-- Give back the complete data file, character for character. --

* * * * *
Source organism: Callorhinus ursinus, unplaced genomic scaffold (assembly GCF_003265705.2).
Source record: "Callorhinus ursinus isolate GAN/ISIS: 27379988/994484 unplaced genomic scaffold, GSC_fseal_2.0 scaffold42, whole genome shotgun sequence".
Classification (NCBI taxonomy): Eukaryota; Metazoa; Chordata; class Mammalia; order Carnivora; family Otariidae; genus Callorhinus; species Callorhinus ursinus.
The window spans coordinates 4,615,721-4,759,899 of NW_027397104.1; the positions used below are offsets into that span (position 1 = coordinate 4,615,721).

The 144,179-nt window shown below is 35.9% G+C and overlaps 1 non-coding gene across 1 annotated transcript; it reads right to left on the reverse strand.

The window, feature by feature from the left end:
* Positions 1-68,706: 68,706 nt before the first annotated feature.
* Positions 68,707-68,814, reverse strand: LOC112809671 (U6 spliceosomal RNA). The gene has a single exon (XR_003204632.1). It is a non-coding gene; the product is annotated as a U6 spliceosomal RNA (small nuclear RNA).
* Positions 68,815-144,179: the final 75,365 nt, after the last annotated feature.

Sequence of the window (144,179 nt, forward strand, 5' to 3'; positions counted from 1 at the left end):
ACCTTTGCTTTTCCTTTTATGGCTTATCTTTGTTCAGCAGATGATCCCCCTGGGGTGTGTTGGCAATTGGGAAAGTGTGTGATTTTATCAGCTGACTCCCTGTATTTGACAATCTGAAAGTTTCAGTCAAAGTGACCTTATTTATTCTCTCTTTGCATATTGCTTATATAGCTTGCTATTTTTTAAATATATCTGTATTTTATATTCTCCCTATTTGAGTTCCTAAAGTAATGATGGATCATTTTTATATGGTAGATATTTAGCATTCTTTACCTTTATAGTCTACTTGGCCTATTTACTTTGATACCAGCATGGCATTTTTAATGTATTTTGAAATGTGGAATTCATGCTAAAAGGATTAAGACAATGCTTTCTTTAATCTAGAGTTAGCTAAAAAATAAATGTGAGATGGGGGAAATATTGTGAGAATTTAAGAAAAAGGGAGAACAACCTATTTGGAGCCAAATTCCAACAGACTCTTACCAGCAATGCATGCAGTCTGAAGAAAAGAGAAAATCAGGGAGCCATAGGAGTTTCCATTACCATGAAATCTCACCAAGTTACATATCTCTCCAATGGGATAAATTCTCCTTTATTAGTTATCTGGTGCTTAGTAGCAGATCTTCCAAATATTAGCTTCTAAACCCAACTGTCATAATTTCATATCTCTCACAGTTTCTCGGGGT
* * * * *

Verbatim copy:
Source organism: Callorhinus ursinus, unplaced genomic scaffold (assembly GCF_003265705.2).
Source record: "Callorhinus ursinus isolate GAN/ISIS: 27379988/994484 unplaced genomic scaffold, GSC_fseal_2.0 scaffold42, whole genome shotgun sequence".
Classification (NCBI taxonomy): Eukaryota; Metazoa; Chordata; class Mammalia; order Carnivora; family Otariidae; genus Callorhinus; species Callorhinus ursinus.
The window spans coordinates 4,615,721-4,759,899 of NW_027397104.1; the positions used below are offsets into that span (position 1 = coordinate 4,615,721).

The 144,179-nt window shown below is 35.9% G+C and overlaps 1 non-coding gene across 1 annotated transcript; it reads right to left on the reverse strand.

The window, feature by feature from the left end:
* Positions 1-68,706: 68,706 nt before the first annotated feature.
* Positions 68,707-68,814, reverse strand: LOC112809671 (U6 spliceosomal RNA). The gene has a single exon (XR_003204632.1). It is a non-coding gene; the product is annotated as a U6 spliceosomal RNA (small nuclear RNA).
* Positions 68,815-144,179: the final 75,365 nt, after the last annotated feature.

Sequence of the window (144,179 nt, forward strand, 5' to 3'; positions counted from 1 at the left end):
ACCTTTGCTTTTCCTTTTATGGCTTATCTTTGTTCAGCAGATGATCCCCCTGGGGTGTGTTGGCAATTGGGAAAGTGTGTGATTTTATCAGCTGACTCCCTGTATTTGACAATCTGAAAGTTTCAGTCAAAGTGACCTTATTTATTCTCTCTTTGCATATTGCTTATATAGCTTGCTATTTTTTAAATATATCTGTATTTTATATTCTCCCTATTTGAGTTCCTAAAGTAATGATGGATCATTTTTATATGGTAGATATTTAGCATTCTTTACCTTTATAGTCTACTTGGCCTATTTACTTTGATACCAGCATGGCATTTTTAATGTATTTTGAAATGTGGAATTCATGCTAAAAGGATTAAGACAATGCTTTCTTTAATCTAGAGTTAGCTAAAAAATAAATGTGAGATGGGGGAAATATTGTGAGAATTTAAGAAAAAGGGAGAACAACCTATTTGGAGCCAAATTCCAACAGACTCTTACCAGCAATGCATGCAGTCTGAAGAAAAGAGAAAATCAGGGAGCCATAGGAGTTTCCATTACCATGAAATCTCACCAAGTTACATATCTCTCCAATGGGATAAATTCTCCTTTATTAGTTATCTGGTGCTTAGTAGCAGATCTTCCAAATATTAGCTTCTAAACCCAACTGTCATAATTTCATATCTCTCACAGTTTCTCGGGGT